Something tells me that at some point I will have to learn OOP enough to actually think that way. Until then, I want to get with creating something with what I know, unless I hit an otherwise unsurmountable wall that can only be climbed with the help of OOP. (tilly's The world is not object oriented was enlightening). Until then, something tells me that OOP is worth it only for really, really large and complicated applications. I haven't encountered that largeness yet.

      Update: I do intend to learn OOP, but I want to do that via Obj-C (I bought "Cocoa Programming for Mac OS X"). In time...

        Well if you haven't yet read Damian's book, I strongly recommend that you do. IMO it is the best guide to OOP in Perl out there.
        Please do not use my post as an excuse to avoid OO.

        I can safely criticize OO's limitations because I understand it and know to use it where it makes sense. That it has limitations does not bother me - every tool in my toolbox has limitations. As long as I understand the limitations, I can prepare for them and avoid unexpected encounters of the painful kind.

        For the record, I've written 200 line programs in which OO was worthwhile and 5000 line programs in which it was not. OO is not just for really, really large and complicated applications. OO is for any case where its brand of information hiding and abstraction works in your favour. Based on experience, I strongly suspect that you have encountered plenty of cases where OO would have been worthwhile. However without knowing what that tool could do for you, you blithely accepted the problems from not using it because you didn't realize that those problems were avoidable.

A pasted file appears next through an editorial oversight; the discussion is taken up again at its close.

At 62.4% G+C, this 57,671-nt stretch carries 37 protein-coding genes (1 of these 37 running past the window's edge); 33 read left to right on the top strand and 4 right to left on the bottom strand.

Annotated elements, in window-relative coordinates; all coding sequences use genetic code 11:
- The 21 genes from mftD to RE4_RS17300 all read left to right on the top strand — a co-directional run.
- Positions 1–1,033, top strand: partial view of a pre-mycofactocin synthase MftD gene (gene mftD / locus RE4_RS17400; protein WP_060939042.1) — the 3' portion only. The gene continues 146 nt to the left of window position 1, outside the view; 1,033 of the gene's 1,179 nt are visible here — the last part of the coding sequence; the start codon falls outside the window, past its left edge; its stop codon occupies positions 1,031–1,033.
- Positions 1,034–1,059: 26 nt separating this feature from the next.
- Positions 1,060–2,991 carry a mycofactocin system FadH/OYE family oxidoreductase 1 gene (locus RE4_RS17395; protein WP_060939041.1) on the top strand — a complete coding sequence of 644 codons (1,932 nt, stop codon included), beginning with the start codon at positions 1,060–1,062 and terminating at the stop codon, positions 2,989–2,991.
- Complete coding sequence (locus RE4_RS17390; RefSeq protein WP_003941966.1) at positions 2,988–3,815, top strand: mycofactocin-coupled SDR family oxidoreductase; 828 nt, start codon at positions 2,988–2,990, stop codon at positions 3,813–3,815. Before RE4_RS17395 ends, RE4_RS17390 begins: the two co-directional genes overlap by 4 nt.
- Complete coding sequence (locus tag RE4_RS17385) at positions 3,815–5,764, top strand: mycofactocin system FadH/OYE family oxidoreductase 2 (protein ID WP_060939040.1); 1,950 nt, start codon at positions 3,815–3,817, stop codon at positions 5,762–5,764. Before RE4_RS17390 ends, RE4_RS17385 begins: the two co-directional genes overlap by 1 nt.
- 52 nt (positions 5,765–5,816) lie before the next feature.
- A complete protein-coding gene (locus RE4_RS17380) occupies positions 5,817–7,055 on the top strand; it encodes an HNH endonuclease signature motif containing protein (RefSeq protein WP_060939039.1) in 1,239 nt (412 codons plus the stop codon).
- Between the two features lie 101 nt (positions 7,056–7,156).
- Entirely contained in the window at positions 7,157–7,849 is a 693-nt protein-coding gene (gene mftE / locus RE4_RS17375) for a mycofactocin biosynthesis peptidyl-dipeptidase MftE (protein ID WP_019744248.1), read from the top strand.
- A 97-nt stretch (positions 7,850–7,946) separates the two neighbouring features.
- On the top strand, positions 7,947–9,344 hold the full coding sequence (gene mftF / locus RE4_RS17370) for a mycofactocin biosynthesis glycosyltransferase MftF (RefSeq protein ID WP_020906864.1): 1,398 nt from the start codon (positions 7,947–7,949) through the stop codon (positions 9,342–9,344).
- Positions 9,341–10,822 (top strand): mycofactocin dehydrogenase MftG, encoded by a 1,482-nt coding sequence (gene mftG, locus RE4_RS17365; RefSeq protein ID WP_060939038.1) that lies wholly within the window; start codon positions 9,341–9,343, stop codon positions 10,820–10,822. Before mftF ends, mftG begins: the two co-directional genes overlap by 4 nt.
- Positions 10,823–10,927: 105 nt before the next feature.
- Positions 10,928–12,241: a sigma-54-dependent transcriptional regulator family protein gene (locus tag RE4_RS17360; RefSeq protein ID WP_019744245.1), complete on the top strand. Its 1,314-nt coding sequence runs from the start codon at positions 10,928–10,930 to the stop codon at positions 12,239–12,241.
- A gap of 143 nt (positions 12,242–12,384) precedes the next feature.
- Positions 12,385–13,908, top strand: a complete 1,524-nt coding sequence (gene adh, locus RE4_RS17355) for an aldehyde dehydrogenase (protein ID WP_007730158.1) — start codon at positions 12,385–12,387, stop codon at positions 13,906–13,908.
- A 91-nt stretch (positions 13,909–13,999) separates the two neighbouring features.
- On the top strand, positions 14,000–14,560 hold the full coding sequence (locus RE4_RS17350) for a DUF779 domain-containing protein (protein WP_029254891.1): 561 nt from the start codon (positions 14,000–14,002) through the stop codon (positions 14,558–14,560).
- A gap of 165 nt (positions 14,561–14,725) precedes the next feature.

I'd be more specific but I can't be since I lack the specifics of your circumstances. This is why it is important to learn the technique and conciously try to apply it. After you try, seek feedback, think about how it worked, and refine your approach.

        Remember the saying, There is a difference between 5 years of experience and 1 year of experience, repeated 5 times. If you're always using the same approach because it is what you know and you think that you don't have time to try anything else, then you're repeating your first year of experience. Furthermore you are shortchanging yourself on time - consistently taking the effort to expose yourself to new approaches saves you time.

        Don't believe me? Research has consistently documented 100-fold differences in productivity between programmers. Research on the top programmers demonstrates that they spend less time coding, and more time on design, analyzing what they did, learning about new things, etc. If you're always launching directly into coding because it is obvious to you how to proceed, then you're guaranteeing that you're on the 1 end of that productivity scale rather than the 100 end.